Analyze: Divide a concept, an event, a set of data, or a text into parts in order to explain the concept, event, data, or text.
Compare: Identify similarities and differences among two or more people, places, or things. Example: “When comparing plant and animal cells, the similarities and differences are . . .”
Contrast: Identify dissimilarities or differences among two or more people, places or things. Example: “Contrast the way three different characters react to injustice.”
Critique: Make judgments about the positive or negative aspects of something. Critical discussion may approve or disapprove or both. Example: “Which of the following statements most effectively critiques the adoption of recombinant DNA technology in agriculture?”
Define: Precisely state the meaning of a word, phrase, or concept. Determine the extent or boundary of something. Example: “The term ‘osmosis’ is best defined as . . . .”
Describe: Provide a picture or idea of something through the use of spoken or written words. Example: “Which of the following statements best describes how the addition of a catalyst affects the rate of reaction at equilibrium?”
Evaluate: By discussing advantages and limitations, judge the worth or value of something. Example: “Which of the following statements best evaluates the merits of the CANDU reactor?”
Explain: Make clear or understandable, or give reasons for something. Example: “Explain why you think joy is an essential emotion for people to experience.”
Illustrate: Make clear or understandable by using examples. Example: “Which of the following statements best illustrates the concept of natural selection?”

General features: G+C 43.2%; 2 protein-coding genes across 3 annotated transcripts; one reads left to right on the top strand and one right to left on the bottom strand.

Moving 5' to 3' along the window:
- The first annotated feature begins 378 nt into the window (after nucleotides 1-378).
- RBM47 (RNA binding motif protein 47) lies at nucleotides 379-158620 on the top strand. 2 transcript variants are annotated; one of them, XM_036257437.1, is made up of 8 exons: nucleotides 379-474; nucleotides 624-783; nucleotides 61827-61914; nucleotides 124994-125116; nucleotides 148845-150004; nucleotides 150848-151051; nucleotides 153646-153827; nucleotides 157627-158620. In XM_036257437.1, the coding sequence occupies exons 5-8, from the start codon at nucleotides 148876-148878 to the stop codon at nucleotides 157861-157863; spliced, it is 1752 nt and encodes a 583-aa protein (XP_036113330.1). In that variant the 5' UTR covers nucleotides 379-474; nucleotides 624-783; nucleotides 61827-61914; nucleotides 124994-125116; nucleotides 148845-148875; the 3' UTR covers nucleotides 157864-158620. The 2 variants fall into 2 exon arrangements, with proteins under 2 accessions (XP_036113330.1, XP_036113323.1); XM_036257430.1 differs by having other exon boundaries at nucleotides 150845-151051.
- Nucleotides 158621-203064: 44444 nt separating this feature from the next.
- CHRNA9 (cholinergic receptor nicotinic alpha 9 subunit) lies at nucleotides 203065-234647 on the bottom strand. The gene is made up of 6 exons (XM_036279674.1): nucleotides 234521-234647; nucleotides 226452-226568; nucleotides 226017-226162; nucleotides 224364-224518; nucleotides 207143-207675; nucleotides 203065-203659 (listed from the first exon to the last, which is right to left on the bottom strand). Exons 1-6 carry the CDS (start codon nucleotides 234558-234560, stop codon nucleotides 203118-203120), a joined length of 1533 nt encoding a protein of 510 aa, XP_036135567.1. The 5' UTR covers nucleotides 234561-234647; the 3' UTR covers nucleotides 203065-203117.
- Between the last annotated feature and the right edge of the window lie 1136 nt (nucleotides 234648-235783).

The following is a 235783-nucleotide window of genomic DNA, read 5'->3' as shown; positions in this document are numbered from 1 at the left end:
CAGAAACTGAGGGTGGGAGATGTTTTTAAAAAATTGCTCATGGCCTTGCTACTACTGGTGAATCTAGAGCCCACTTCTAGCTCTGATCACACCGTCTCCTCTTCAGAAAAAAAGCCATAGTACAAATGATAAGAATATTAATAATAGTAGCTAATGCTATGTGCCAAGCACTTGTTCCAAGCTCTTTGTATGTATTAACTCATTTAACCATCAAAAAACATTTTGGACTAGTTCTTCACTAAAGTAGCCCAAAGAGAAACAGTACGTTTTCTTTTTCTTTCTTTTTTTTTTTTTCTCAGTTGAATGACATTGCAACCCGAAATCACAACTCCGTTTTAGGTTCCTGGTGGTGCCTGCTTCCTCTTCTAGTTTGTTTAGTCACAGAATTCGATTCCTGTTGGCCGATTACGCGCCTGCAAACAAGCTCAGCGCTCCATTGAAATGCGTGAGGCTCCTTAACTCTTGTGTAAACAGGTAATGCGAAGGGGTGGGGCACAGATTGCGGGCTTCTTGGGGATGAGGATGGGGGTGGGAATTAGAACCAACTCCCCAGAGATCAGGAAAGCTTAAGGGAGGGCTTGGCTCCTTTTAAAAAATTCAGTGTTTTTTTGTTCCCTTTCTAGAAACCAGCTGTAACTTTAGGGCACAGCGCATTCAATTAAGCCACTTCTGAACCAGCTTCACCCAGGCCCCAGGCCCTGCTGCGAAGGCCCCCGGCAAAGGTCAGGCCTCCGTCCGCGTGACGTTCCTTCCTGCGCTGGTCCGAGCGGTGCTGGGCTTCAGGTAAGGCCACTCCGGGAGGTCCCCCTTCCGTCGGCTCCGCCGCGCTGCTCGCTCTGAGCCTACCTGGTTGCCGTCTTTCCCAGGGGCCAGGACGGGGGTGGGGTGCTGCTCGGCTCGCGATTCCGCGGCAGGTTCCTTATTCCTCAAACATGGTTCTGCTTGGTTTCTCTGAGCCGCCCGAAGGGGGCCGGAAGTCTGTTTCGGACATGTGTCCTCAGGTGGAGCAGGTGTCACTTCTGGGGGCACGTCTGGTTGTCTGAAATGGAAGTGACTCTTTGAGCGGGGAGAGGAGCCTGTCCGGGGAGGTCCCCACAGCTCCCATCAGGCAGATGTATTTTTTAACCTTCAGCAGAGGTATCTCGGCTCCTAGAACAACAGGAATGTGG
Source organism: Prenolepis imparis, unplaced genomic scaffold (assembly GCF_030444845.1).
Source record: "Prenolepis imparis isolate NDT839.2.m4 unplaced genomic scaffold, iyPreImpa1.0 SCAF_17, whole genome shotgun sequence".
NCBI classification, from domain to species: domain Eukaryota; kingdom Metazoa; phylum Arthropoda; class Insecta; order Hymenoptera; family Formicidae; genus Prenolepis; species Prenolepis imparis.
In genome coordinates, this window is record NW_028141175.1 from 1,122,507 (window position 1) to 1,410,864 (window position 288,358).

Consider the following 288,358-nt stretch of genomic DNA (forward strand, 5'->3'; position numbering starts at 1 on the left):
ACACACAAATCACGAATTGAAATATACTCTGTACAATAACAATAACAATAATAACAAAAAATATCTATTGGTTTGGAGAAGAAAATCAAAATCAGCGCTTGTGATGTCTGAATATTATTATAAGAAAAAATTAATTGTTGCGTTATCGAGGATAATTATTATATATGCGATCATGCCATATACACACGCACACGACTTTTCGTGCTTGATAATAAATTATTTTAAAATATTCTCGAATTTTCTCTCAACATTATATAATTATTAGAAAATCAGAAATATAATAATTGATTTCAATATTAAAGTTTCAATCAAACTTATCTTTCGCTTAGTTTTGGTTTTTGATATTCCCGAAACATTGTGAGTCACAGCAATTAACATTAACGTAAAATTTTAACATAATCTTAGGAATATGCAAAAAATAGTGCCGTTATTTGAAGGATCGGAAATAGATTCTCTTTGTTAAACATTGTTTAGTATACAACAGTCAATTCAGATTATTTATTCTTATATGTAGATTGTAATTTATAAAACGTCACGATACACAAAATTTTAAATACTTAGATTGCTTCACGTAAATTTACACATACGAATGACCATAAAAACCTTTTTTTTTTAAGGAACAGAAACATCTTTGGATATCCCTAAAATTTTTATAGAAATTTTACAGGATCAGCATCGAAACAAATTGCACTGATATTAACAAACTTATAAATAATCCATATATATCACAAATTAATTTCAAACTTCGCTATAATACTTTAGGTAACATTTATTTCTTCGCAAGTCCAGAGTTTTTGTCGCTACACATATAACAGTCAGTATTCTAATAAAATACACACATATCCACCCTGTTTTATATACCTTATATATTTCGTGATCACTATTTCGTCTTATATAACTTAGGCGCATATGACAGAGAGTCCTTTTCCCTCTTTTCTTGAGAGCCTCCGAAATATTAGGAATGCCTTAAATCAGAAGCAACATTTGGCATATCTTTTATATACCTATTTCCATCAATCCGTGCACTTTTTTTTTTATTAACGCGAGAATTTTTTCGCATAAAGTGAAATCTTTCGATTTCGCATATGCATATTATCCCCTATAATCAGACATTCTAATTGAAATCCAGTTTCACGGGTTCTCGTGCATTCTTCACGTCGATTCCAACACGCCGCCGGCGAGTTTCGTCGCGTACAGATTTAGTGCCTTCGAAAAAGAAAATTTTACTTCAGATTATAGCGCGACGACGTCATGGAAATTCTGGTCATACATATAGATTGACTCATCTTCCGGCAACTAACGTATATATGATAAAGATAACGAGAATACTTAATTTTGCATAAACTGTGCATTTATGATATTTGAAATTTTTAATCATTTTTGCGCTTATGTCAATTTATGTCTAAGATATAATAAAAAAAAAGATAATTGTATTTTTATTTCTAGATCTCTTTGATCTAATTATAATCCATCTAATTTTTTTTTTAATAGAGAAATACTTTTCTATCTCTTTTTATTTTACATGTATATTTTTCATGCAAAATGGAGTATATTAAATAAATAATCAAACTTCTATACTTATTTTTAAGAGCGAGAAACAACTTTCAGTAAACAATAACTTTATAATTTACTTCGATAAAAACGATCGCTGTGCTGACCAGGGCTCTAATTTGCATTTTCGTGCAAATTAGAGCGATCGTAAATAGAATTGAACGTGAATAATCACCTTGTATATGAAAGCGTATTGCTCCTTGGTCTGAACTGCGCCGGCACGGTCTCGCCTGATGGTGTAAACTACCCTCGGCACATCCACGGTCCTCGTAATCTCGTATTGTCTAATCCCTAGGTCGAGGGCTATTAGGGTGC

Interpret: To judge (e.g., persons, events) in a personal way or present you’re thinking about something. Example: “Which of the following statements best interprets the graph showing the results of the experiment?”
Justify: Show good reason, or present evidence in support of a position. Example: “Justify the actions of the protagonist.”
Prove: Show something to be true or genuine by providing evidence or logical arguments, or in mathematics to verify the accuracy of something such as a calculation.
Summarize: State or express concisely, or briefly provide the main points. Example: “Which of the following statements best summarizes Hess’s Law?”
Support or Refute: Support means to argue in favor of something; refute means to argue against something or to prove an assertion to be in error. Examples such as illustrations, quotations, and statistics help support or refute. Example: “Canadians are a dull people. Support or refute this statement.”